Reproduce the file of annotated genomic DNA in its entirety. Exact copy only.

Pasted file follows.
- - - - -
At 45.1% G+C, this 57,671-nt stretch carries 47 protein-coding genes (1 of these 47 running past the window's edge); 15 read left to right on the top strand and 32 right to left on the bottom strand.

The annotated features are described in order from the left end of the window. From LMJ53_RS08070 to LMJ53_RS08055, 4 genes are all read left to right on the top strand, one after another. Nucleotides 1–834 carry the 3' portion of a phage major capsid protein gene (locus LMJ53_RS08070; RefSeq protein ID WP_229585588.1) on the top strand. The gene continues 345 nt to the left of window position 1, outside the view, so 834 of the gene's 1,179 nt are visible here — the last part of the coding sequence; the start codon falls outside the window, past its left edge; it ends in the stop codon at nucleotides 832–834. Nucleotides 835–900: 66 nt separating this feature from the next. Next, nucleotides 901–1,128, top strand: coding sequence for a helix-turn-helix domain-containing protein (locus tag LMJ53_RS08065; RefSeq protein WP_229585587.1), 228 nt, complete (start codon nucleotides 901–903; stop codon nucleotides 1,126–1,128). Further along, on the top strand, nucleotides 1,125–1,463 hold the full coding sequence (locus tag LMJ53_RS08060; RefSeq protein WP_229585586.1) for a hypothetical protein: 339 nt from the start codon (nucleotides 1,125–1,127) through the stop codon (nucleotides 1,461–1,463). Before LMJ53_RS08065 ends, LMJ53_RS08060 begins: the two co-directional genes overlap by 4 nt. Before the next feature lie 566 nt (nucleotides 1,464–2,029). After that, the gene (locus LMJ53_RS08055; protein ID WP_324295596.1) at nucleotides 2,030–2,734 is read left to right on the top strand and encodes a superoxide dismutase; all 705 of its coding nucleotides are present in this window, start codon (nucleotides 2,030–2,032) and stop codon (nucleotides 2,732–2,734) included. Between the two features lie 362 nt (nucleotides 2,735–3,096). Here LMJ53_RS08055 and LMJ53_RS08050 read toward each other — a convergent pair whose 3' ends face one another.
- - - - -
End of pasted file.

At 45.1% G+C, this 57,671-nt stretch carries 47 protein-coding genes (1 of these 47 running past the window's edge); 15 read left to right on the top strand and 32 right to left on the bottom strand.

The annotated features are described in order from the left end of the window. From LMJ53_RS08070 to LMJ53_RS08055, 4 genes are all read left to right on the top strand, one after another. Nucleotides 1–834 carry the 3' portion of a phage major capsid protein gene (locus LMJ53_RS08070; RefSeq protein ID WP_229585588.1) on the top strand. The gene continues 345 nt to the left of window position 1, outside the view, so 834 of the gene's 1,179 nt are visible here — the last part of the coding sequence; the start codon falls outside the window, past its left edge; it ends in the stop codon at nucleotides 832–834. Nucleotides 835–900: 66 nt separating this feature from the next. Next, nucleotides 901–1,128, top strand: coding sequence for a helix-turn-helix domain-containing protein (locus tag LMJ53_RS08065; RefSeq protein WP_229585587.1), 228 nt, complete (start codon nucleotides 901–903; stop codon nucleotides 1,126–1,128). Further along, on the top strand, nucleotides 1,125–1,463 hold the full coding sequence (locus tag LMJ53_RS08060; RefSeq protein WP_229585586.1) for a hypothetical protein: 339 nt from the start codon (nucleotides 1,125–1,127) through the stop codon (nucleotides 1,461–1,463). Before LMJ53_RS08065 ends, LMJ53_RS08060 begins: the two co-directional genes overlap by 4 nt. Before the next feature lie 566 nt (nucleotides 1,464–2,029). After that, the gene (locus LMJ53_RS08055; protein ID WP_324295596.1) at nucleotides 2,030–2,734 is read left to right on the top strand and encodes a superoxide dismutase; all 705 of its coding nucleotides are present in this window, start codon (nucleotides 2,030–2,032) and stop codon (nucleotides 2,732–2,734) included. Between the two features lie 362 nt (nucleotides 2,735–3,096). Here LMJ53_RS08055 and LMJ53_RS08050 read toward each other — a convergent pair whose 3' ends face one another.